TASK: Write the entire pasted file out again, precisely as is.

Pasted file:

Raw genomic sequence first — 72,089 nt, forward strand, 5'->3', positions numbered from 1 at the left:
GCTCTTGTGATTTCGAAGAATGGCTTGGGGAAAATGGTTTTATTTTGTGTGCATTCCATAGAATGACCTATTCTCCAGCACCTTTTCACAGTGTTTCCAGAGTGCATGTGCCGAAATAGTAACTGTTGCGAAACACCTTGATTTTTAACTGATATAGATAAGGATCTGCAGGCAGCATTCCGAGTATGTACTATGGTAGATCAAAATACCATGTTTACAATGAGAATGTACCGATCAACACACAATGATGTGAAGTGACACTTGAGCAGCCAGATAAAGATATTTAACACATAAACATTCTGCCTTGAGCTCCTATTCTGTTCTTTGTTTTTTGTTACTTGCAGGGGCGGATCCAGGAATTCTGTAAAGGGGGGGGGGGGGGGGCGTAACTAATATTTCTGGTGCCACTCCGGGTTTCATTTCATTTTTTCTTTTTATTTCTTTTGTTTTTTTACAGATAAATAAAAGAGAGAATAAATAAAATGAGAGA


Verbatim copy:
Raw genomic sequence first — 72,089 nt, forward strand, 5'->3', positions numbered from 1 at the left:
GCTCTTGTGATTTCGAAGAATGGCTTGGGGAAAATGGTTTTATTTTGTGTGCATTCCATAGAATGACCTATTCTCCAGCACCTTTTCACAGTGTTTCCAGAGTGCATGTGCCGAAATAGTAACTGTTGCGAAACACCTTGATTTTTAACTGATATAGATAAGGATCTGCAGGCAGCATTCCGAGTATGTACTATGGTAGATCAAAATACCATGTTTACAATGAGAATGTACCGATCAACACACAATGATGTGAAGTGACACTTGAGCAGCCAGATAAAGATATTTAACACATAAACATTCTGCCTTGAGCTCCTATTCTGTTCTTTGTTTTTTGTTACTTGCAGGGGCGGATCCAGGAATTCTGTAAAGGGGGGGGGGGGGGGGCGTAACTAATATTTCTGGTGCCACTCCGGGTTTCATTTCATTTTTTCTTTTTATTTCTTTTGTTTTTTTACAGATAAATAAAAGAGAGAATAAATAAAATGAGAGA